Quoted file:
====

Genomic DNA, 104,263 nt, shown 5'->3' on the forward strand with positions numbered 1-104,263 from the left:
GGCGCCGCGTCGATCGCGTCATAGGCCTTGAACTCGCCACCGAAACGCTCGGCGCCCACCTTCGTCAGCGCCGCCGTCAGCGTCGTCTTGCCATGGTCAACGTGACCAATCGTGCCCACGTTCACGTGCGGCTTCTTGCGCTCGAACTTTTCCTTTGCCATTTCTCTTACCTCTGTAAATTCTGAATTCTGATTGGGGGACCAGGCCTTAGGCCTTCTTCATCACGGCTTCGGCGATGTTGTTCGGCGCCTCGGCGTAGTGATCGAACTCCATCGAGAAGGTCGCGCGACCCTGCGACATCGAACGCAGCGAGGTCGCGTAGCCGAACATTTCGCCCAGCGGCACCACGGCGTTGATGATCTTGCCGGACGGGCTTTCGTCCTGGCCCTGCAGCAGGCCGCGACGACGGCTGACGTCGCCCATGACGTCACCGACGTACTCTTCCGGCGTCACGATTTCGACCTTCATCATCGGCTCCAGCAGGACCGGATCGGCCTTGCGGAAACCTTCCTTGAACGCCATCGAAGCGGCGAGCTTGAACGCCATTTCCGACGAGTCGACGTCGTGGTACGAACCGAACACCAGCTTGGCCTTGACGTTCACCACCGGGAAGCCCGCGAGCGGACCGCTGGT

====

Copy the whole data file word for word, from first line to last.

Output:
Genomic DNA, 104,263 nt, shown 5'->3' on the forward strand with positions numbered 1-104,263 from the left:
GGCGCCGCGTCGATCGCGTCATAGGCCTTGAACTCGCCACCGAAACGCTCGGCGCCCACCTTCGTCAGCGCCGCCGTCAGCGTCGTCTTGCCATGGTCAACGTGACCAATCGTGCCCACGTTCACGTGCGGCTTCTTGCGCTCGAACTTTTCCTTTGCCATTTCTCTTACCTCTGTAAATTCTGAATTCTGATTGGGGGACCAGGCCTTAGGCCTTCTTCATCACGGCTTCGGCGATGTTGTTCGGCGCCTCGGCGTAGTGATCGAACTCCATCGAGAAGGTCGCGCGACCCTGCGACATCGAACGCAGCGAGGTCGCGTAGCCGAACATTTCGCCCAGCGGCACCACGGCGTTGATGATCTTGCCGGACGGGCTTTCGTCCTGGCCCTGCAGCAGGCCGCGACGACGGCTGACGTCGCCCATGACGTCACCGACGTACTCTTCCGGCGTCACGATTTCGACCTTCATCATCGGCTCCAGCAGGACCGGATCGGCCTTGCGGAAACCTTCCTTGAACGCCATCGAAGCGGCGAGCTTGAACGCCATTTCCGACGAGTCGACGTCGTGGTACGAACCGAACACCAGCTTGGCCTTGACGTTCACCACCGGGAAGCCCGCGAGCGGACCGCTGGT